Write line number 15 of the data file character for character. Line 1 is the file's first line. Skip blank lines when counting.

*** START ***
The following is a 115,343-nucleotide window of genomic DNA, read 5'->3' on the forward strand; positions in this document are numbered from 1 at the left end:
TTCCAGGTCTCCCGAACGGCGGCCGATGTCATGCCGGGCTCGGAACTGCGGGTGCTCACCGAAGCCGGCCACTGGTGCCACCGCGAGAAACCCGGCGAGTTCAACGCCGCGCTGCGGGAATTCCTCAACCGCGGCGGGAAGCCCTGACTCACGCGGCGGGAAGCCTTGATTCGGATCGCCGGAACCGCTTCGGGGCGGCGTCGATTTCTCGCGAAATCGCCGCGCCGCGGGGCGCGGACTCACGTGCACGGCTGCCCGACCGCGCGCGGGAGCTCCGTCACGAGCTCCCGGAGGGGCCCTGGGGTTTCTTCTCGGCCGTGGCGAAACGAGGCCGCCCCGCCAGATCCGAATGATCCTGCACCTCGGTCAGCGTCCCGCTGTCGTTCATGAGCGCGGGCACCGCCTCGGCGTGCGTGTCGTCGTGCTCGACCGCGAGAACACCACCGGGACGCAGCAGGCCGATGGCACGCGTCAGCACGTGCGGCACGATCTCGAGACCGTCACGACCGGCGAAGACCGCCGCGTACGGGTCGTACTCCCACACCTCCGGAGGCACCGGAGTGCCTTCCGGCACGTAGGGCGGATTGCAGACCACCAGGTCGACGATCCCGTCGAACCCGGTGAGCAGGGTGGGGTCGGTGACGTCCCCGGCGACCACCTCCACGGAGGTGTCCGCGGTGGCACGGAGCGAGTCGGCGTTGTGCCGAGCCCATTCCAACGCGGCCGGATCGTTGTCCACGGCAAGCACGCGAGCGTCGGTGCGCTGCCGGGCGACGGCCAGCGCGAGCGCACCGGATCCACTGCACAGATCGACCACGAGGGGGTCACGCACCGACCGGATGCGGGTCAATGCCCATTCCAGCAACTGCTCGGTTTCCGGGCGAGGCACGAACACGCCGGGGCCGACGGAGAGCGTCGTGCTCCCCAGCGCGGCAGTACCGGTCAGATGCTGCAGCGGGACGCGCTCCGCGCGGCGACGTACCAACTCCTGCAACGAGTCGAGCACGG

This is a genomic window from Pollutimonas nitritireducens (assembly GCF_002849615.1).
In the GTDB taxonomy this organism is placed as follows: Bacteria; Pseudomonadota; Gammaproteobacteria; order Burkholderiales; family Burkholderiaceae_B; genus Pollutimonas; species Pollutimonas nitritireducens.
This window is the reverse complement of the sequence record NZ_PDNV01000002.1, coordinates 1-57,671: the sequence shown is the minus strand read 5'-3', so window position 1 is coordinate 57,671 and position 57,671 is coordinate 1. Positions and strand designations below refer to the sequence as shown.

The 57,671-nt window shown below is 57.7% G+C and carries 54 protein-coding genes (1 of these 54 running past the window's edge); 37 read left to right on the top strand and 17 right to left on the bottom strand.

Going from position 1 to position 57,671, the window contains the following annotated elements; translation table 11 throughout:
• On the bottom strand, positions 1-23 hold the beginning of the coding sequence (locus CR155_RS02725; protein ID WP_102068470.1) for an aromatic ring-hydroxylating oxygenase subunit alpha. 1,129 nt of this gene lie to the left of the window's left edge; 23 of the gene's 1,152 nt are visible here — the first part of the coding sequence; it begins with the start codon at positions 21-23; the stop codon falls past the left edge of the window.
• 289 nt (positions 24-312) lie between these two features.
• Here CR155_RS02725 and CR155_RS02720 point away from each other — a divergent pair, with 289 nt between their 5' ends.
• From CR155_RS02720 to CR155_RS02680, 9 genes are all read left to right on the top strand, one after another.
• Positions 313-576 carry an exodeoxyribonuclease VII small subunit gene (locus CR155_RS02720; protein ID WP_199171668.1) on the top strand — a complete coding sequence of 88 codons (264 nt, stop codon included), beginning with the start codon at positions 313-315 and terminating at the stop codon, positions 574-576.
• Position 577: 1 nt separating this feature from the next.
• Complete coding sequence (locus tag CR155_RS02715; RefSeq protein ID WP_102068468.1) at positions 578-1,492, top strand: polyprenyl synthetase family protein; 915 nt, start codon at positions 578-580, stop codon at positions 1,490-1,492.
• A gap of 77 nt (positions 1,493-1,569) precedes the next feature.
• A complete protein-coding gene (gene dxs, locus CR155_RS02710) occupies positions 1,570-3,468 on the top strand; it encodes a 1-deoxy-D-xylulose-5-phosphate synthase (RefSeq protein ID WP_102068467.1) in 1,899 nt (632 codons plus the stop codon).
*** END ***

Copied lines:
• A gap of 77 nt (positions 1,493-1,569) precedes the next feature.